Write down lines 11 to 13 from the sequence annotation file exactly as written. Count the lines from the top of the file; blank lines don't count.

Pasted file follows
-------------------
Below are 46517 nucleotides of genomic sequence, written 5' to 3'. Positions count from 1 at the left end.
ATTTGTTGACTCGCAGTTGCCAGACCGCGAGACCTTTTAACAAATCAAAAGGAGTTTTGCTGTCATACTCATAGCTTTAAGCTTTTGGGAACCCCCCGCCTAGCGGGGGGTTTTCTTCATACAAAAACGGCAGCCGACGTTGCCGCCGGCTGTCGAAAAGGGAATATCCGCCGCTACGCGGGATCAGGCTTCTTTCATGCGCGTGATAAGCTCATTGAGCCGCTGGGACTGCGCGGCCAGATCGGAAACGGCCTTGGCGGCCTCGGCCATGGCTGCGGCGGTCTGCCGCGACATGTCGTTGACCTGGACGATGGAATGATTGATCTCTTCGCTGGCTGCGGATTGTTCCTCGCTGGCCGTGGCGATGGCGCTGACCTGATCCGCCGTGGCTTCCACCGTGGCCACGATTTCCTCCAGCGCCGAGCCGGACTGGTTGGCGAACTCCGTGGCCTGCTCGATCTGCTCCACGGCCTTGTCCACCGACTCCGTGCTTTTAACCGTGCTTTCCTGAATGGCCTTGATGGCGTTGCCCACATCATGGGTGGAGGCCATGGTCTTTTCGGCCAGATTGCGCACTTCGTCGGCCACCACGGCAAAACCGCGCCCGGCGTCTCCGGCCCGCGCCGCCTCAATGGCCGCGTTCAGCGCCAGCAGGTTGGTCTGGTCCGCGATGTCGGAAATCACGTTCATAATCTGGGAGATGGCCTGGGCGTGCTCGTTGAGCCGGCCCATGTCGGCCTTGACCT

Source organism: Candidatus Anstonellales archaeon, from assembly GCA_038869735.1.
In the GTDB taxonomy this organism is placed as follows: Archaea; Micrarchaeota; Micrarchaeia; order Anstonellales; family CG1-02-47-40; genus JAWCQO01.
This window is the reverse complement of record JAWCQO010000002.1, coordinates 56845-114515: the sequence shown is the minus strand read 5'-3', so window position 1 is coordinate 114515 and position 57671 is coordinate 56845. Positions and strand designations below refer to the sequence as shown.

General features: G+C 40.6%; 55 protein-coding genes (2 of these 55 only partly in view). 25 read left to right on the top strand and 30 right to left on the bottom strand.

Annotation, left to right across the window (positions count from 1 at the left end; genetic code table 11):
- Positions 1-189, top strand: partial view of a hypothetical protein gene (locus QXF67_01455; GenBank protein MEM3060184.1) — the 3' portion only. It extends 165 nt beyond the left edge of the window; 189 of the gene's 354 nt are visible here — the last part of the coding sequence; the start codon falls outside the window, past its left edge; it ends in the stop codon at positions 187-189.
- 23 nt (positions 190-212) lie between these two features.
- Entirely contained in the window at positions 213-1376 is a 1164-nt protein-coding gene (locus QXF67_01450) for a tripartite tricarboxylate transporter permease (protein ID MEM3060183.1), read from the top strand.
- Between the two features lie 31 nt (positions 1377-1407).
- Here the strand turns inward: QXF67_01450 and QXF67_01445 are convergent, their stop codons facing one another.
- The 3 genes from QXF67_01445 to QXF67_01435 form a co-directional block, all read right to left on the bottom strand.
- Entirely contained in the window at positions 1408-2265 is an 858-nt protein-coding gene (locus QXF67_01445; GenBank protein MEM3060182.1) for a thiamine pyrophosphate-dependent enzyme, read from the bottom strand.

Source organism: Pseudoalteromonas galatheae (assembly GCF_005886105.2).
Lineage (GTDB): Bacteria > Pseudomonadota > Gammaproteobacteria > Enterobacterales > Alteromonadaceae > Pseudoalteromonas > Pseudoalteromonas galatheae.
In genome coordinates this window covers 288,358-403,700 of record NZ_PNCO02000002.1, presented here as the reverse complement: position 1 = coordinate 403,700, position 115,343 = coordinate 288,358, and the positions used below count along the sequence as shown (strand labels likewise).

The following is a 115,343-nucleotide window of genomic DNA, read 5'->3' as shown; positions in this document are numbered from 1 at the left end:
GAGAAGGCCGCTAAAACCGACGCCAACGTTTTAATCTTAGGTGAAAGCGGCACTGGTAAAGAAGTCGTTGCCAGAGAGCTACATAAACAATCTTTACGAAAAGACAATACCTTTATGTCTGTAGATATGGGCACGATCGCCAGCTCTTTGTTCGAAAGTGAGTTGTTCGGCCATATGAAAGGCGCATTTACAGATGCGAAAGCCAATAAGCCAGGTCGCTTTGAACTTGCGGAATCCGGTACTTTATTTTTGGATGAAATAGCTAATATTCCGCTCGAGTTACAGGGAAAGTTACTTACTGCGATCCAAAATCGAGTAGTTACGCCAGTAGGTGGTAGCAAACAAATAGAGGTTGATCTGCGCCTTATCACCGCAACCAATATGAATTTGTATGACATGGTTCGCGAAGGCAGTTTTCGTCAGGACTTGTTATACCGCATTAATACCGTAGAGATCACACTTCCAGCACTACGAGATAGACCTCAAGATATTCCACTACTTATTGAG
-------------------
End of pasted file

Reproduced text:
- Between the two features lie 31 nt (positions 1377-1407).
- Here the strand turns inward: QXF67_01450 and QXF67_01445 are convergent, their stop codons facing one another.
- The 3 genes from QXF67_01445 to QXF67_01435 form a co-directional block, all read right to left on the bottom strand.